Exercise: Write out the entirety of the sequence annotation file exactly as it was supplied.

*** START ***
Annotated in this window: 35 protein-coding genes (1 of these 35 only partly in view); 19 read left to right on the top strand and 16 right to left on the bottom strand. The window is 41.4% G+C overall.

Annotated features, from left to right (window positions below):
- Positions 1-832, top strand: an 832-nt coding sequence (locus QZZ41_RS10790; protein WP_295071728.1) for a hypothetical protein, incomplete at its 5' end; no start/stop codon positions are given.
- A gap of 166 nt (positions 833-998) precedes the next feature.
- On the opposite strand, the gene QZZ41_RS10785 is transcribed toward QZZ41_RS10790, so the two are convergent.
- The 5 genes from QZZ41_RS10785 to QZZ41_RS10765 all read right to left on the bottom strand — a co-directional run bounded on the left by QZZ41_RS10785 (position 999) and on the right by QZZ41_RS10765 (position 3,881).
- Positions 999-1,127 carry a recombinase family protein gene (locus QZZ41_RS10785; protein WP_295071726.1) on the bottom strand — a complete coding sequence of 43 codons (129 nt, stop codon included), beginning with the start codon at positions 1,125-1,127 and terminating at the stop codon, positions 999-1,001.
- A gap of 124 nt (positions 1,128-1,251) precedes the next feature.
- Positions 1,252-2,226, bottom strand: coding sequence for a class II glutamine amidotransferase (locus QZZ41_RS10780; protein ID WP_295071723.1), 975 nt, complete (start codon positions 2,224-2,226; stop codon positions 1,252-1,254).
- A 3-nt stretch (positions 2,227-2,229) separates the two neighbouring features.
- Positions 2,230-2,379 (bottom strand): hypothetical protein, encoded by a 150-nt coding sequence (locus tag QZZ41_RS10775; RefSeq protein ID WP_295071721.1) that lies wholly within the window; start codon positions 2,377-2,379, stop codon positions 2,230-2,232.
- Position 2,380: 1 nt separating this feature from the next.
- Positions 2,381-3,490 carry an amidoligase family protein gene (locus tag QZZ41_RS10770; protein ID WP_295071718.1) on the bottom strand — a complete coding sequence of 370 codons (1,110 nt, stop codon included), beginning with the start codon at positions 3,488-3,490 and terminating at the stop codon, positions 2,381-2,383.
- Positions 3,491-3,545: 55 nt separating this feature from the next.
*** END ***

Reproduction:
Annotated in this window: 35 protein-coding genes (1 of these 35 only partly in view); 19 read left to right on the top strand and 16 right to left on the bottom strand. The window is 41.4% G+C overall.

Annotated features, from left to right (window positions below):
- Positions 1-832, top strand: an 832-nt coding sequence (locus QZZ41_RS10790; protein WP_295071728.1) for a hypothetical protein, incomplete at its 5' end; no start/stop codon positions are given.
- A gap of 166 nt (positions 833-998) precedes the next feature.
- On the opposite strand, the gene QZZ41_RS10785 is transcribed toward QZZ41_RS10790, so the two are convergent.
- The 5 genes from QZZ41_RS10785 to QZZ41_RS10765 all read right to left on the bottom strand — a co-directional run bounded on the left by QZZ41_RS10785 (position 999) and on the right by QZZ41_RS10765 (position 3,881).
- Positions 999-1,127 carry a recombinase family protein gene (locus QZZ41_RS10785; protein WP_295071726.1) on the bottom strand — a complete coding sequence of 43 codons (129 nt, stop codon included), beginning with the start codon at positions 1,125-1,127 and terminating at the stop codon, positions 999-1,001.
- A gap of 124 nt (positions 1,128-1,251) precedes the next feature.
- Positions 1,252-2,226, bottom strand: coding sequence for a class II glutamine amidotransferase (locus QZZ41_RS10780; protein ID WP_295071723.1), 975 nt, complete (start codon positions 2,224-2,226; stop codon positions 1,252-1,254).
- A 3-nt stretch (positions 2,227-2,229) separates the two neighbouring features.
- Positions 2,230-2,379 (bottom strand): hypothetical protein, encoded by a 150-nt coding sequence (locus tag QZZ41_RS10775; RefSeq protein ID WP_295071721.1) that lies wholly within the window; start codon positions 2,377-2,379, stop codon positions 2,230-2,232.
- Position 2,380: 1 nt separating this feature from the next.
- Positions 2,381-3,490 carry an amidoligase family protein gene (locus tag QZZ41_RS10770; protein ID WP_295071718.1) on the bottom strand — a complete coding sequence of 370 codons (1,110 nt, stop codon included), beginning with the start codon at positions 3,488-3,490 and terminating at the stop codon, positions 2,381-2,383.
- Positions 3,491-3,545: 55 nt separating this feature from the next.